Infrastructure

After Stalled Talks With Suppliers, India Set To Build Its Own Bullet Train

Swarajya Staff

Jun 07, 2024, 03:46 PM | Updated 03:45 PM IST

These two trains are intended for the Mumbai-Ahmedabad High Speed Rail corridor. (MAHSR)
(Representative image via Encino)
These two trains are intended for the Mumbai-Ahmedabad High Speed Rail corridor. (MAHSR) (Representative image via Encino)

As India advances its first high-speed rail network, the state-owned Integral Coach Factory (ICF) has been assigned the task of locally producing two standard-gauge bullet trains this fiscal year.

According to a report by Economic Times, this decision follows stalled negotiations with Japanese suppliers over pricing.

These two trains are intended for the Mumbai-Ahmedabad High Speed Rail (MAHSR) corridor and will mark the first time India manufactures a train capable of reaching speeds of up to 250 kilometres per hour.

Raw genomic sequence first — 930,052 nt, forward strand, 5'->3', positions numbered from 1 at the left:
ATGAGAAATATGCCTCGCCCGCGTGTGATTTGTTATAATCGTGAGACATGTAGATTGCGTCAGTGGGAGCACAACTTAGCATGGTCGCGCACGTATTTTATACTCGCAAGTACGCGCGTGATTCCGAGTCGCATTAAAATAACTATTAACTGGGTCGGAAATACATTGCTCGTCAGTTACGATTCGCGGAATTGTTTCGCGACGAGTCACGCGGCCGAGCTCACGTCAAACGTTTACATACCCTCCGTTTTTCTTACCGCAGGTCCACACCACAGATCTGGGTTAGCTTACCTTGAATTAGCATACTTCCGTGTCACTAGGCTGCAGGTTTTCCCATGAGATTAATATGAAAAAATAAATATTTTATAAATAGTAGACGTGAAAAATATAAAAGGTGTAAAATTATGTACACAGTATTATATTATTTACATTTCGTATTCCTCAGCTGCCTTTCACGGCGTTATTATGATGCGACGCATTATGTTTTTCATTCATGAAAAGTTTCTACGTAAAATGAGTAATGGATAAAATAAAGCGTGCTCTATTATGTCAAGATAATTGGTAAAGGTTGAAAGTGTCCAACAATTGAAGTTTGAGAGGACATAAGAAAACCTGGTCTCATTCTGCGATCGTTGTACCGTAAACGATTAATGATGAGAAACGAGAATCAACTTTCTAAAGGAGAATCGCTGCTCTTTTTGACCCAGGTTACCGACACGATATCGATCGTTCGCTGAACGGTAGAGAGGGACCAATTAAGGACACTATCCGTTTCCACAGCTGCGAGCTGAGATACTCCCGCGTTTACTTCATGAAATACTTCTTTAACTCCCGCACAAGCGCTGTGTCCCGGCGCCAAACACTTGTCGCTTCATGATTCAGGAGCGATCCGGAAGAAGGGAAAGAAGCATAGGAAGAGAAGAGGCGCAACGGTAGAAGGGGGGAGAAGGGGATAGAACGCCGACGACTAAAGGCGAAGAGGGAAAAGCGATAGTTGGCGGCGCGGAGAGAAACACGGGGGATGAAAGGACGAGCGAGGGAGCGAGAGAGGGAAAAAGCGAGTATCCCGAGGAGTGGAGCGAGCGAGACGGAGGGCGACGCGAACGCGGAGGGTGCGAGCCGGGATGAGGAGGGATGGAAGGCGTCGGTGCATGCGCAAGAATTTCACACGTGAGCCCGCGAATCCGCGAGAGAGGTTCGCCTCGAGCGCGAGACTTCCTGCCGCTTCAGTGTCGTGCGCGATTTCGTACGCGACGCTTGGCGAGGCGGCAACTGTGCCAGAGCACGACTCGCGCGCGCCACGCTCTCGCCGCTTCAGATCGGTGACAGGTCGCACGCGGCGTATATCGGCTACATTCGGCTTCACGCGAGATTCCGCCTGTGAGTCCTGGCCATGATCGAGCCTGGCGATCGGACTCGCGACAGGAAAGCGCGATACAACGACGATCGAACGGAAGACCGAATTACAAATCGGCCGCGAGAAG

In 2018, the estimated cost of a 10-coach bullet train was Rs 389 crore, with each train expected to reach cruising speeds of over 300 kmph. By 2023, this estimated supply cost had increased to Rs 460 crore per trainset.

The initial plan involved sourcing trainsets from Japanese companies, as the Japan International Cooperation Agency provided Rs 59,396 crore to fund the bullet train project.

Although the Japanese consortium showed a willingness to supply the 'Shinkansen' trainsets, Indian Railways remains unconvinced by the price offered.

As per the report, a senior official stated, "ICF, Chennai has been assigned the task of constructing and delivering two standard-gauge trainsets of eight cars each, featuring a steel car body, with a running speed of 220 kmph and a maximum speed of 250 kmph."

He added that the order for the trains was issued earlier this week. Discussions with a consortium of Japanese rolling stock suppliers — including Hitachi and Kawasaki — have been ongoing for a considerable time but have not made significant progress.

The trains will likely be built on the Vande Bharat platform. While using an existing platform would help ICF expedite the rollout of the trainsets, delivering them within this fiscal year remains a challenge, according to experts.

Currently, the MAHSR is the only sanctioned high-speed rail project in the country.

Operating at 320 kmph, the high-speed rail will cover the 508.17 km distance between Mumbai and Ahmedabad in approximately two hours.

This will significantly reduce travel time compared to the current nine hours by bus or six hours by conventional rail.


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